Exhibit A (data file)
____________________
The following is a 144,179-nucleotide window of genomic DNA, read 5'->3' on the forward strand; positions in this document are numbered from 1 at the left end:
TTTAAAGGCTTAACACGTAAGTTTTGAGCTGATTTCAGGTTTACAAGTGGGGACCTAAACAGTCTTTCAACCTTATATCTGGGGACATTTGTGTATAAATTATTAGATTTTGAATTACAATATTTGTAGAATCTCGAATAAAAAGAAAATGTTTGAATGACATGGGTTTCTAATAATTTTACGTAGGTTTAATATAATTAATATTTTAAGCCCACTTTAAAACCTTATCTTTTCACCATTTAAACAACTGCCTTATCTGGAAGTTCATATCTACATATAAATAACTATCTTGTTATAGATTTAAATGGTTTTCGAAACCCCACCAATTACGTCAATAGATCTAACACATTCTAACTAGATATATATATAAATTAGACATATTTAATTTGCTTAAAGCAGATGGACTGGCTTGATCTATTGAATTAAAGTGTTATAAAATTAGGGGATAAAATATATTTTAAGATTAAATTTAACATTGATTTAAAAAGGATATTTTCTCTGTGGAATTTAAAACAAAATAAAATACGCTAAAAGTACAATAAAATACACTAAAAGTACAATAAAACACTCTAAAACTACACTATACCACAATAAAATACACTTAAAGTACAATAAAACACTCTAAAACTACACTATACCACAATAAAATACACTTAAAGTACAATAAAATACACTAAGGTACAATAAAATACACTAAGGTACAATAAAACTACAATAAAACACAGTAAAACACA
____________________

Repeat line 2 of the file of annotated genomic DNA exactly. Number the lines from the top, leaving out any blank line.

TTTAAAGGCTTAACACGTAAGTTTTGAGCTGATTTCAGGTTTACAAGTGGGGACCTAAACAGTCTTTCAACCTTATATCTGGGGACATTTGTGTATAAATTATTAGATTTTGAATTACAATATTTGTAGAATCTCGAATAAAAAGAAAATGTTTGAATGACATGGGTTTCTAATAATTTTACGTAGGTTTAATATAATTAATATTTTAAGCCCACTTTAAAACCTTATCTTTTCACCATTTAAACAACTGCCTTATCTGGAAGTTCATATCTACATATAAATAACTATCTTGTTATAGATTTAAATGGTTTTCGAAACCCCACCAATTACGTCAATAGATCTAACACATTCTAACTAGATATATATATAAATTAGACATATTTAATTTGCTTAAAGCAGATGGACTGGCTTGATCTATTGAATTAAAGTGTTATAAAATTAGGGGATAAAATATATTTTAAGATTAAATTTAACATTGATTTAAAAAGGATATTTTCTCTGTGGAATTTAAAACAAAATAAAATACGCTAAAAGTACAATAAAATACACTAAAAGTACAATAAAACACTCTAAAACTACACTATACCACAATAAAATACACTTAAAGTACAATAAAACACTCTAAAACTACACTATACCACAATAAAATACACTTAAAGTACAATAAAATACACTAAGGTACAATAAAATACACTAAGGTACAATAAAACTACAATAAAACACAGTAAAACACA